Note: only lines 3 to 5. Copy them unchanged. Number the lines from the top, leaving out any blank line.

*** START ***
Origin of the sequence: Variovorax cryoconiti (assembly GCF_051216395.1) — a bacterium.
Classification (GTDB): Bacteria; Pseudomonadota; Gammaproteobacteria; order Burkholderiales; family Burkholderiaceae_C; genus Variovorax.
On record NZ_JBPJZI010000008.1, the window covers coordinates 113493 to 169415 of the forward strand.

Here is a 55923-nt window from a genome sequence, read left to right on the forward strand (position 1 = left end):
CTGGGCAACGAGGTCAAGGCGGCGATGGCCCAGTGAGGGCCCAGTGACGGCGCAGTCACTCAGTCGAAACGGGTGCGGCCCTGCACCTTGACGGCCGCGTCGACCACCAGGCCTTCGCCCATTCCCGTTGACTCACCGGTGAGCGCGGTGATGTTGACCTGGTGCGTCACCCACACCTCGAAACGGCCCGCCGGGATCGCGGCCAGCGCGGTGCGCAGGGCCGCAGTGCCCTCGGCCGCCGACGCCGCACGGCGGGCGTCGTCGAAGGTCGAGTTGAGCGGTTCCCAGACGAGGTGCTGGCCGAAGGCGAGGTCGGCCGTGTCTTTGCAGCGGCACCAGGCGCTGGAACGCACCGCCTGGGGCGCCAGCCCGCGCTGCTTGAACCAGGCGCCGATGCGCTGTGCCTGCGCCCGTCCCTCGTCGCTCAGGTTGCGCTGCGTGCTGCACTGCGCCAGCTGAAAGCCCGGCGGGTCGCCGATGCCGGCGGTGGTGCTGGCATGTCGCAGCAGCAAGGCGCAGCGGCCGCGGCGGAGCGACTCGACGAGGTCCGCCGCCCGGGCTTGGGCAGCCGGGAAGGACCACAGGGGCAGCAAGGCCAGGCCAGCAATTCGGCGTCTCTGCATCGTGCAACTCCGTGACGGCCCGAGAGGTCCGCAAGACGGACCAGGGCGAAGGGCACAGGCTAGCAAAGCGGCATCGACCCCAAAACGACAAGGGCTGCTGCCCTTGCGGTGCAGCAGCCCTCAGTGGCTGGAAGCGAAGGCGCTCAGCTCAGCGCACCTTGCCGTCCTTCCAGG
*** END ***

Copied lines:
On record NZ_JBPJZI010000008.1, the window covers coordinates 113493 to 169415 of the forward strand.

Here is a 55923-nt window from a genome sequence, read left to right on the forward strand (position 1 = left end):
CTGGGCAACGAGGTCAAGGCGGCGATGGCCCAGTGAGGGCCCAGTGACGGCGCAGTCACTCAGTCGAAACGGGTGCGGCCCTGCACCTTGACGGCCGCGTCGACCACCAGGCCTTCGCCCATTCCCGTTGACTCACCGGTGAGCGCGGTGATGTTGACCTGGTGCGTCACCCACACCTCGAAACGGCCCGCCGGGATCGCGGCCAGCGCGGTGCGCAGGGCCGCAGTGCCCTCGGCCGCCGACGCCGCACGGCGGGCGTCGTCGAAGGTCGAGTTGAGCGGTTCCCAGACGAGGTGCTGGCCGAAGGCGAGGTCGGCCGTGTCTTTGCAGCGGCACCAGGCGCTGGAACGCACCGCCTGGGGCGCCAGCCCGCGCTGCTTGAACCAGGCGCCGATGCGCTGTGCCTGCGCCCGTCCCTCGTCGCTCAGGTTGCGCTGCGTGCTGCACTGCGCCAGCTGAAAGCCCGGCGGGTCGCCGATGCCGGCGGTGGTGCTGGCATGTCGCAGCAGCAAGGCGCAGCGGCCGCGGCGGAGCGACTCGACGAGGTCCGCCGCCCGGGCTTGGGCAGCCGGGAAGGACCACAGGGGCAGCAAGGCCAGGCCAGCAATTCGGCGTCTCTGCATCGTGCAACTCCGTGACGGCCCGAGAGGTCCGCAAGACGGACCAGGGCGAAGGGCACAGGCTAGCAAAGCGGCATCGACCCCAAAACGACAAGGGCTGCTGCCCTTGCGGTGCAGCAGCCCTCAGTGGCTGGAAGCGAAGGCGCTCAGCTCAGCGCACCTTGCCGTCCTTCCAGG